In her first official appearance in February, 2018, as a then soon-to-be member of the Royal Family, Meghan Markle spoke to BBC journalist Tina Daheley about why she planned to be a staunch advocate for the empowerment of women. “Women don’t need to find a voice. They have a voice; they need to feel empowered to use it. And people need to feel encouraged to listen,” she said, her own voice sweet but direct.

Two years later, a lot has changed: Meghan is now a mother and has “stepped back” from being member of the royal family; but, true to her word, she has become a source of empowerment for many women, despite – and perhaps because – of the criticism her decisions have been met with. While many members of both press and public spitefully allege that “she knew what she signed up for,” others feel sympathy and hope for a woman who quickly became the subject of relentless media scrutiny, as everything from her ethnicity to her decision to open her own car door was picked apart and argued in the court of public opinion. This is the climate that coined the term Meghan Markle-ing in support of the former Duchess of Sussex when she chose to protect herself, against the confines of expectation. As defined immediately on – where else? – Twitter, to Meghan Markle now means “to value yourself and mental health enough to up and leave a room/ situation/environment in which your authentic self is not welcomed or wanted.”

Of course, Meghan isn’t the first woman to chafe against crushing pressures in the royal family; tragically, Prince Harry’s own mother grappled with similar battles. But over 20 years later, whether in Buckingham Palace or the corporate boardroom, women are still largely expected to fall in line, and remain in marriages, workplaces, relationships that are literally bad for their health.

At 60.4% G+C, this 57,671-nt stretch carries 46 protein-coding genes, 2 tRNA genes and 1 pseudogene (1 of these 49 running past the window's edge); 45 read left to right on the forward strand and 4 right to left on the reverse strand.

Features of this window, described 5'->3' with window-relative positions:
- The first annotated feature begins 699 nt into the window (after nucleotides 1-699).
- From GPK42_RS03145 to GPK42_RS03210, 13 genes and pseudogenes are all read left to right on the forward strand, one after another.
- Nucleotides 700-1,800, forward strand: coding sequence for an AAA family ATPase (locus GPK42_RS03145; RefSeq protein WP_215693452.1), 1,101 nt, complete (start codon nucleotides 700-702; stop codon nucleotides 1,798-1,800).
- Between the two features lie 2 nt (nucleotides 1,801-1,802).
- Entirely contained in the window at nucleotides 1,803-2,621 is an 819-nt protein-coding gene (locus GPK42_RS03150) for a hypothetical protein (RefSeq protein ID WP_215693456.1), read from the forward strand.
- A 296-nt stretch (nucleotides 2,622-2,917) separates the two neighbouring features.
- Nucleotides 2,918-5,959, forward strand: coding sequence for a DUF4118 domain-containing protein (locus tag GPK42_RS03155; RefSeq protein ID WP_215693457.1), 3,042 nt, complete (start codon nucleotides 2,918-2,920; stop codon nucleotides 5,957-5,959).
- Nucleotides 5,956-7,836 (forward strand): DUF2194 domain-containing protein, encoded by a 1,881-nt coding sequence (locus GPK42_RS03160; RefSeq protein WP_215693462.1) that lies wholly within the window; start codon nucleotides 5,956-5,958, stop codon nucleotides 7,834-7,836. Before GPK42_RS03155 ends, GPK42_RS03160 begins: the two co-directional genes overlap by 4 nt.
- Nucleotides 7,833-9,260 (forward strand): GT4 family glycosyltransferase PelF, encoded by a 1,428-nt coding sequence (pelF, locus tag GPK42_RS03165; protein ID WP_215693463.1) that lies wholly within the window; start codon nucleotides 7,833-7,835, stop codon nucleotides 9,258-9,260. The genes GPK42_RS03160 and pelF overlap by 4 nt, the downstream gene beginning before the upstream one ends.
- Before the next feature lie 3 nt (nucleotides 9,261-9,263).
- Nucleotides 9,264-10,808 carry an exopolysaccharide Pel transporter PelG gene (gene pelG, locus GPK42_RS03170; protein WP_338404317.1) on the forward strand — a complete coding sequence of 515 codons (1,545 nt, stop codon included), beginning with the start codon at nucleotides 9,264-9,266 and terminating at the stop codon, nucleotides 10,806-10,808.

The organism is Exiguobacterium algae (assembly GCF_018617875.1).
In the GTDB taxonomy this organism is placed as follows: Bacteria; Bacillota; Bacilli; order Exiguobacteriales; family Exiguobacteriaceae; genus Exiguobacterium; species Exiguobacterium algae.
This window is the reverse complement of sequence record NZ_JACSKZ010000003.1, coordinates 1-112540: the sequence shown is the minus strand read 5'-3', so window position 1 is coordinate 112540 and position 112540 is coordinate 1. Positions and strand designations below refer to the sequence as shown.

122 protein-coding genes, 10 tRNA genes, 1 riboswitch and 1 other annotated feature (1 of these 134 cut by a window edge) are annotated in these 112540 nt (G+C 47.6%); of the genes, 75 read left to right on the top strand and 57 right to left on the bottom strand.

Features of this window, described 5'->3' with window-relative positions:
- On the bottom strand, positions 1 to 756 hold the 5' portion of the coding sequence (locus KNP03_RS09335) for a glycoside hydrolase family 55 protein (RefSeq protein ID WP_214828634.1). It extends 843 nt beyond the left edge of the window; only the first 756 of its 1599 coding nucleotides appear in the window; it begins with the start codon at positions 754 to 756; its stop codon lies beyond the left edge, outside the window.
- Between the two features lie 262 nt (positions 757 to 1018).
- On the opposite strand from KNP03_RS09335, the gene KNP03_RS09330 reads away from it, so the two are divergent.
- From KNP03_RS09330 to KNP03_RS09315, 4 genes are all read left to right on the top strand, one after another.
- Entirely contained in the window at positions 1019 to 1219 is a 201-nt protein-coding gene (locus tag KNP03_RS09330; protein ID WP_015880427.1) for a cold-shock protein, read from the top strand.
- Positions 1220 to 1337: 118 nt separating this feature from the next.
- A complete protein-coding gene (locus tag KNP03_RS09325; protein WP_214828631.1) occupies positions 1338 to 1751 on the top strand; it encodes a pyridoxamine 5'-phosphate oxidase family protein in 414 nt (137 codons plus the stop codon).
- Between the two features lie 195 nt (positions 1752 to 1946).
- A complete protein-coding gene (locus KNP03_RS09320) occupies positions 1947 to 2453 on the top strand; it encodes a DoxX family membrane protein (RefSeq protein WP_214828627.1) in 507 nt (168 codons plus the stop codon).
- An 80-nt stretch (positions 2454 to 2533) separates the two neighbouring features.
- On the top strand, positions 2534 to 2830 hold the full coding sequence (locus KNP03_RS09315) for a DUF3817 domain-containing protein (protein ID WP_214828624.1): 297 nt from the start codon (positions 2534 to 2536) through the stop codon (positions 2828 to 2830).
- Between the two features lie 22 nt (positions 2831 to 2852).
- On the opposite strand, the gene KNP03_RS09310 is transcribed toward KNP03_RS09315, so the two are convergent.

Meghan’s defiance asserts that she is a woman in complete control of her narrative, which is no small feat given the myriad of external forces and systematic disadvantages that pull women in multiple directions, from familial to cultural to societal asks, and ultimately shape the quality of their lives. Of course, it can’t be denied that Meghan’s privilege allows her certain freedoms most women don’t have when making potentially life-defining choices. But it also shouldn’t be denied that she has consistently shown that she is a woman who understands the power of her own voice. And that is admirable, because society teaches women to be quiet, despite the fact that protecting our livelihood requires self-advocacy. The outcome is that we often feel shrouded in guilt when asking for a raise, ending a relationship, deciding not having children, or sometimes, when simply saying “no.” So perhaps Meghan’s most powerful move as a women’s rights advocate has been through her own self-advocacy. Because in all of life’s decisions, a woman’s greatest advocate must be herself. And a woman advocating for herself advocates for women everywhere.

There is little that can deter a woman who knows exactly who she is – and little that is scarier to many people. Unfortunately, women are not often afforded the luxury of asking themselves “Who am I?” or “What do I want?”, let alone the opportunity to answer those very important and life defining questions on their own terms. So it isn’t surprising that in Meghan’s only interview as an official member of the Royal Family, she fought back tears as she said, “[…] not many people have asked me if I’m OK.” Because in addition to all the other expectations and societal pressures that women are burdened with, we are expected, through it all, to be OK.

But as more women become empowered to use their voices, and as society become more encouraged to listen, we won’t hesitate to say “I’m not OK. “This is not ok”. And we’ll be strong enough to walk away. Even when everyone expects us to stay. We’ll Meghan Markle.


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